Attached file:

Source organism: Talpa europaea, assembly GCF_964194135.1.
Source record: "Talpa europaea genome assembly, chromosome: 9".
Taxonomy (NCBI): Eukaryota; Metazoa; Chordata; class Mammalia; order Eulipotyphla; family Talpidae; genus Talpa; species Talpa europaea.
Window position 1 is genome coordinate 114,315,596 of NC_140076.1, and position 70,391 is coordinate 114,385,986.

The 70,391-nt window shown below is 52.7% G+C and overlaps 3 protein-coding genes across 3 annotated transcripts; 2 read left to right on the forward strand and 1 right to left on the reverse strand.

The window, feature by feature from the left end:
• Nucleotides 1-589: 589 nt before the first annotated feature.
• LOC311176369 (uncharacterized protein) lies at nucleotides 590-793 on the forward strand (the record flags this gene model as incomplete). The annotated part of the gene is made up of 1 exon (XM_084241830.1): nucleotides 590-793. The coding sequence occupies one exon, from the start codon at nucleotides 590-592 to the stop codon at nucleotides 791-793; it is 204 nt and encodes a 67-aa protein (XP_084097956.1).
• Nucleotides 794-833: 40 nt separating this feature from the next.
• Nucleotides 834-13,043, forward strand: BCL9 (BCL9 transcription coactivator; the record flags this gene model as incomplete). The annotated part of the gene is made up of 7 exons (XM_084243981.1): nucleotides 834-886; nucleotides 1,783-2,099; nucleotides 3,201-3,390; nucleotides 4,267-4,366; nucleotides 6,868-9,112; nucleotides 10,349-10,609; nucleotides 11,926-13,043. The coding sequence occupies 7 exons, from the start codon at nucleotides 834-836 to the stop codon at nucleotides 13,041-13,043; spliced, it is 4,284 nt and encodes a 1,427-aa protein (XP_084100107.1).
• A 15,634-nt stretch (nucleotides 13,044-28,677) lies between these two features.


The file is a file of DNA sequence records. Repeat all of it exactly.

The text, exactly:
Source organism: Talpa europaea, assembly GCF_964194135.1.
Source record: "Talpa europaea genome assembly, chromosome: 9".
Taxonomy (NCBI): Eukaryota; Metazoa; Chordata; class Mammalia; order Eulipotyphla; family Talpidae; genus Talpa; species Talpa europaea.
Window position 1 is genome coordinate 114,315,596 of NC_140076.1, and position 70,391 is coordinate 114,385,986.

The 70,391-nt window shown below is 52.7% G+C and overlaps 3 protein-coding genes across 3 annotated transcripts; 2 read left to right on the forward strand and 1 right to left on the reverse strand.

The window, feature by feature from the left end:
• Nucleotides 1-589: 589 nt before the first annotated feature.
• LOC311176369 (uncharacterized protein) lies at nucleotides 590-793 on the forward strand (the record flags this gene model as incomplete). The annotated part of the gene is made up of 1 exon (XM_084241830.1): nucleotides 590-793. The coding sequence occupies one exon, from the start codon at nucleotides 590-592 to the stop codon at nucleotides 791-793; it is 204 nt and encodes a 67-aa protein (XP_084097956.1).
• Nucleotides 794-833: 40 nt separating this feature from the next.
• Nucleotides 834-13,043, forward strand: BCL9 (BCL9 transcription coactivator; the record flags this gene model as incomplete). The annotated part of the gene is made up of 7 exons (XM_084243981.1): nucleotides 834-886; nucleotides 1,783-2,099; nucleotides 3,201-3,390; nucleotides 4,267-4,366; nucleotides 6,868-9,112; nucleotides 10,349-10,609; nucleotides 11,926-13,043. The coding sequence occupies 7 exons, from the start codon at nucleotides 834-836 to the stop codon at nucleotides 13,041-13,043; spliced, it is 4,284 nt and encodes a 1,427-aa protein (XP_084100107.1).
• A 15,634-nt stretch (nucleotides 13,044-28,677) lies between these two features.